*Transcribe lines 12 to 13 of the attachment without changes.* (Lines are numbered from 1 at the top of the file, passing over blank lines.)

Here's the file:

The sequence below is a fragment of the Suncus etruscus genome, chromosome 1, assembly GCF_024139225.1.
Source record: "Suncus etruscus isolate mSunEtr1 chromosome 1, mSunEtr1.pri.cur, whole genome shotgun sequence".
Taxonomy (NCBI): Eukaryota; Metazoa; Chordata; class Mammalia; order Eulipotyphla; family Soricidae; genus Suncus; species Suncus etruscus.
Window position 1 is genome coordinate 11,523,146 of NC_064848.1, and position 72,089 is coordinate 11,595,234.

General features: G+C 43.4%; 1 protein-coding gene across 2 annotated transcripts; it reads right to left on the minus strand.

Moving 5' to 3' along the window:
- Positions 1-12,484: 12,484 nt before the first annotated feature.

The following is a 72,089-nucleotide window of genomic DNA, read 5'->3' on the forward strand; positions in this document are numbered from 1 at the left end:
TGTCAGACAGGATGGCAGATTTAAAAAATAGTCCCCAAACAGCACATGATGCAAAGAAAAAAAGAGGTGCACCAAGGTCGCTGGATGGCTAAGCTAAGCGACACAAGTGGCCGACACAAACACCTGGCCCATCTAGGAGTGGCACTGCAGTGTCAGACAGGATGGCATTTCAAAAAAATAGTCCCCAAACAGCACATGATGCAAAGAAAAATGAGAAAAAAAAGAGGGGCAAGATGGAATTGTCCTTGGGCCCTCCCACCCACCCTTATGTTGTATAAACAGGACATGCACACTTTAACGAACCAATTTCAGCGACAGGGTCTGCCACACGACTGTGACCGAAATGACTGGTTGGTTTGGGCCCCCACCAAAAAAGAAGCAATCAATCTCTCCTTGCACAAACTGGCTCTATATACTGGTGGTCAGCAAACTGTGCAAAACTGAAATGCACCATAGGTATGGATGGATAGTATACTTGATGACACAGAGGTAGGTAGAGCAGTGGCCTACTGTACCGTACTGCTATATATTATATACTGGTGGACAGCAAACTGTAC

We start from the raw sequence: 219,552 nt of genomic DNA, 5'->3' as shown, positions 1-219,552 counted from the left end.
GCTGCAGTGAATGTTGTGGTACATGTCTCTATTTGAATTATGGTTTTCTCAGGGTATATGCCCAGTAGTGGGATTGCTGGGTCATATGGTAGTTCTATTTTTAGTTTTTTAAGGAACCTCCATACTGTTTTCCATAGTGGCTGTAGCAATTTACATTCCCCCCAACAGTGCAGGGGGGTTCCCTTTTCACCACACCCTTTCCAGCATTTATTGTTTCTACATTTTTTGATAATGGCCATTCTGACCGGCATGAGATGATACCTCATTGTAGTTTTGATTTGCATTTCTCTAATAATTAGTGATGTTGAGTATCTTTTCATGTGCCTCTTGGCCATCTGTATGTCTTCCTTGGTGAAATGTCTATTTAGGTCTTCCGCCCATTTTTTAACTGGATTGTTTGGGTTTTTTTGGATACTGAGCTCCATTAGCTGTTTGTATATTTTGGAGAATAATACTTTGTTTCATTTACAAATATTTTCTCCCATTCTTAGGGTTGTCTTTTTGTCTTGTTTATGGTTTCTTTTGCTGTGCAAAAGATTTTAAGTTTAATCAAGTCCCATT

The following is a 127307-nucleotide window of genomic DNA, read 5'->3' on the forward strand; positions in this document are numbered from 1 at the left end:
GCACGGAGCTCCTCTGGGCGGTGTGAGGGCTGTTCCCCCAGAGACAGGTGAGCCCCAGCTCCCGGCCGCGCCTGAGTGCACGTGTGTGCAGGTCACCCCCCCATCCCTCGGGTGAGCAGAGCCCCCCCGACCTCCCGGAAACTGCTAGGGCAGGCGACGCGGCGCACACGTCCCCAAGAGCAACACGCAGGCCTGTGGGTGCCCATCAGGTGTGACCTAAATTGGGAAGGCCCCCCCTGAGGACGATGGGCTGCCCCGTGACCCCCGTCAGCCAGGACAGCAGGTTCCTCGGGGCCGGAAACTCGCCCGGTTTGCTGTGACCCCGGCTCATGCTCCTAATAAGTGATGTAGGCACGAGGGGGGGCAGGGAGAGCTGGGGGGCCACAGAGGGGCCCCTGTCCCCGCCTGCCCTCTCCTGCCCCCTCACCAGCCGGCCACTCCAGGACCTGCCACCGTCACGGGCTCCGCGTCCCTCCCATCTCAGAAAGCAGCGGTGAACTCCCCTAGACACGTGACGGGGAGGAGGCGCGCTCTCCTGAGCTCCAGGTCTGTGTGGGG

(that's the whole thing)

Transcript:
The following is a 127307-nucleotide window of genomic DNA, read 5'->3' on the forward strand; positions in this document are numbered from 1 at the left end:
GCACGGAGCTCCTCTGGGCGGTGTGAGGGCTGTTCCCCCAGAGACAGGTGAGCCCCAGCTCCCGGCCGCGCCTGAGTGCACGTGTGTGCAGGTCACCCCCCCATCCCTCGGGTGAGCAGAGCCCCCCCGACCTCCCGGAAACTGCTAGGGCAGGCGACGCGGCGCACACGTCCCCAAGAGCAACACGCAGGCCTGTGGGTGCCCATCAGGTGTGACCTAAATTGGGAAGGCCCCCCCTGAGGACGATGGGCTGCCCCGTGACCCCCGTCAGCCAGGACAGCAGGTTCCTCGGGGCCGGAAACTCGCCCGGTTTGCTGTGACCCCGGCTCATGCTCCTAATAAGTGATGTAGGCACGAGGGGGGGCAGGGAGAGCTGGGGGGCCACAGAGGGGCCCCTGTCCCCGCCTGCCCTCTCCTGCCCCCTCACCAGCCGGCCACTCCAGGACCTGCCACCGTCACGGGCTCCGCGTCCCTCCCATCTCAGAAAGCAGCGGTGAACTCCCCTAGACACGTGACGGGGAGGAGGCGCGCTCTCCTGAGCTCCAGGTCTGTGTGGGG